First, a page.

Electrician who bounced back from crisis powers through 45-mile run
- Credit: Andrew Palmer
Not only has Honiton’s Andrew Palmer set up his own business as a self-employed electrician during the pandemic, he also found time to train for and complete an ultra-marathon.
On Saturday, May 22, Andrew successfully ran the Classic Quarter, a brutal, off-road ultra-marathon from the southernmost point of England, Lizard Point in Cornwall, to the western most tip, Land’s End, along the legendary South West Coast Path. This translates to running 90 degrees of the compass, hence the name, Classic Quarter.
The 45-mile course was over challenging terrain and included 7,000 feet of climbing. Race conditions were extremely wet and windy to start, turning into blistering sunshine by the afternoon.
This was not Andrew’s first attempt at this race. In fact he has entered twice before. The first time he was forced to pull out at 35 miles with rhabdomyolysis, a serious condition where the breakdown of muscles affects the kidneys.
His second attempt saw him get to the 40-mile mark but again he pulled out due to similar symptoms. This time it was third time lucky. After a change in training technique and armed with a robust hydration and salt intake plan, Andrew completed the whole distance in 10 hours and 13 minutes.
Andrew was featured in the Midweek Herald last year as he had lost his job during the first lockdown and took the plunge to start up his own business despite the restrictions. He hoped to inspire people in a similar position.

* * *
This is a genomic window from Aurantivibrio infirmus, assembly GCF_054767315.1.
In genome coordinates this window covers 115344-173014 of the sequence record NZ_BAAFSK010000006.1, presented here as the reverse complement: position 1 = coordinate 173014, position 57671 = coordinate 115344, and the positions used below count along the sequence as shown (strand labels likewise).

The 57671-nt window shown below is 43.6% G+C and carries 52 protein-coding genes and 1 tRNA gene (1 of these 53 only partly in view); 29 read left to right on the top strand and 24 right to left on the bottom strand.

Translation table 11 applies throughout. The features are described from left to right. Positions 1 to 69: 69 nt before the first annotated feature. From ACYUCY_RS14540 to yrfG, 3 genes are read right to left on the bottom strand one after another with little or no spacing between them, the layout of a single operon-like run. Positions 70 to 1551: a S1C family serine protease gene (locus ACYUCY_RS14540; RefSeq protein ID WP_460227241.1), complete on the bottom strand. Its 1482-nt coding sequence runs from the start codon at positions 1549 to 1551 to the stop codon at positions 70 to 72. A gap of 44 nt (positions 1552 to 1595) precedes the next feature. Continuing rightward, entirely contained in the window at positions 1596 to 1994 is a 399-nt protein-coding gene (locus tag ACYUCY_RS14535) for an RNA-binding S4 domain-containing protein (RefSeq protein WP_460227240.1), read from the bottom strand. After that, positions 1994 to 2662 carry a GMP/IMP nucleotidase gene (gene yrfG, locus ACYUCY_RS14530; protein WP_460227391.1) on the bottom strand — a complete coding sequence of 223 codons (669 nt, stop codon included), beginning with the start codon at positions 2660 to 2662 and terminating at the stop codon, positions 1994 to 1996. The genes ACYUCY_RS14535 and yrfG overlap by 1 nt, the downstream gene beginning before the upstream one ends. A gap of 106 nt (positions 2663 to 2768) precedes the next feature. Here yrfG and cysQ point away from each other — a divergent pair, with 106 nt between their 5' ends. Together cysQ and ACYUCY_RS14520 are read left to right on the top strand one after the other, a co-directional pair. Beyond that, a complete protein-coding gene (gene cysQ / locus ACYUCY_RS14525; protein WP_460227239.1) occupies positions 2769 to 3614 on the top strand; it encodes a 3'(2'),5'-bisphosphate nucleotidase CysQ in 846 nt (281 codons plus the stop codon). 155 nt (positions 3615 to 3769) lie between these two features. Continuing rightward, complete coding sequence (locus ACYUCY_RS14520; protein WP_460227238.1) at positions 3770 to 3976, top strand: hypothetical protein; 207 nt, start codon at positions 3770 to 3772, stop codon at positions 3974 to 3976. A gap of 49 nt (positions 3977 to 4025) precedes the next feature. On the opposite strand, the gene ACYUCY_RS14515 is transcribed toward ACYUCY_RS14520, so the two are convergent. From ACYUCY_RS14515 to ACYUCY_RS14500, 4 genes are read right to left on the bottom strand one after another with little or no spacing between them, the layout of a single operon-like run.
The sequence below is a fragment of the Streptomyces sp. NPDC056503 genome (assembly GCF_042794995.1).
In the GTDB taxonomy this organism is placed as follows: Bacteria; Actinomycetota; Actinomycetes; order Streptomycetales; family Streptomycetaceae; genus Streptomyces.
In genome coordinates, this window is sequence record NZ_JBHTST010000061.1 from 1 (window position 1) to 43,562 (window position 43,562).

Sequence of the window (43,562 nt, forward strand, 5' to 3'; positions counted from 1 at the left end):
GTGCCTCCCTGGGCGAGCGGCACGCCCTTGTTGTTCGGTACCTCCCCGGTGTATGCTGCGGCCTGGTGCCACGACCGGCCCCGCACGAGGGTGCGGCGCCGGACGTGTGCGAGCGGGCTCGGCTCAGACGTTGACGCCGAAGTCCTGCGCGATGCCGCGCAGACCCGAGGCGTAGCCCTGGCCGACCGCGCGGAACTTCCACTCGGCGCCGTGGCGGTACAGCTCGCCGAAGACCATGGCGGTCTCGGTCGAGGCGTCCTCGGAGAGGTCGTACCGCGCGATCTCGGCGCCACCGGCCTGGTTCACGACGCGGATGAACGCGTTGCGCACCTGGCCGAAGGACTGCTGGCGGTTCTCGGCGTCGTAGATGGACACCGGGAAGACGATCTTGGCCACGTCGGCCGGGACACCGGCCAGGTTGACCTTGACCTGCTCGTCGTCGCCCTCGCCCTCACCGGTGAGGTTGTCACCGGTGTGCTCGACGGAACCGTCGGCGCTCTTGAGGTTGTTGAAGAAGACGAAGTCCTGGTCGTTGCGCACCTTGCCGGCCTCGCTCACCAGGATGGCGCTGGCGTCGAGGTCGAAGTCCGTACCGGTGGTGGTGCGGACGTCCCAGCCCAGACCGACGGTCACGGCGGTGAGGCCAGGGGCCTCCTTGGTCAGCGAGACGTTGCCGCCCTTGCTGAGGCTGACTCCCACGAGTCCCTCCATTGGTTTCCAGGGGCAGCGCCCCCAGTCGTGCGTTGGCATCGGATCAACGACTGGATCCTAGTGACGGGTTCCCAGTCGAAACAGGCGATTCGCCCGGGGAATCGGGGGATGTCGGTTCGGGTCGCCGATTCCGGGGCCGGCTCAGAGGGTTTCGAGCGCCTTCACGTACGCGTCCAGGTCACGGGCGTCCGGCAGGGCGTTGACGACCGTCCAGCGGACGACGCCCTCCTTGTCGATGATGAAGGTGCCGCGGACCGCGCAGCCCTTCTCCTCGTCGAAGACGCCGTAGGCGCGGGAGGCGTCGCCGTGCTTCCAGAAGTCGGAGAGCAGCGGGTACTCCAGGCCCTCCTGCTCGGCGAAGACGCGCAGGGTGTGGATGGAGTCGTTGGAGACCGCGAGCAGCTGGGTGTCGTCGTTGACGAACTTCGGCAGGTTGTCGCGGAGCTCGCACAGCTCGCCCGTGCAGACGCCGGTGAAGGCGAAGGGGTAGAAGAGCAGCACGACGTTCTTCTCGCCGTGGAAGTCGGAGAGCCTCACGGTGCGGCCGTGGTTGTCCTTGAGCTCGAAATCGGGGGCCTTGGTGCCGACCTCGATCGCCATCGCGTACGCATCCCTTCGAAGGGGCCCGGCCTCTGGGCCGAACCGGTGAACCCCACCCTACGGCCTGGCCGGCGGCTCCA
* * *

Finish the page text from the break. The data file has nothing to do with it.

Andrew is pleased to say that www.honitonelectrix.com has really taken off but this meant it was hard to fit in training alongside servicing his many clients across East Devon.
He said: “The business has gone from strength to strength. I have some fantastic five-star reviews and it was important to me that I maintained this high standard of work whilst training. I made sure that I did something almost every evening no matter how late I finished work and did the long runs on the weekend, sometimes starting at 6am so that I could fit in other things afterwards.”
Andrew explained that he decided to do this race as he was born and brought up in Cornwall and it meant a lot to him to complete an ultra on his home ground. He told the Herald that the best and worst part of the event was that for most of it you could see where you were running to and it looked an incredible distance but you could also look behind and see how far you had come.
When asked what made him try a third time he said: “I am 45 years old and I wanted to run 45 miles at 45 years. And it just goes to show, never give up. If your first plan doesn’t work, change your strategy and try again. It can be the same at work when fault-finding and fixing, you may not solve it the first time but you have to keep trying and rethinking until you are successful.”
What’s next? He said he was going to have a bit of rest and run for fun before he thought about the next challenge – there is always the potential for 50 at 50!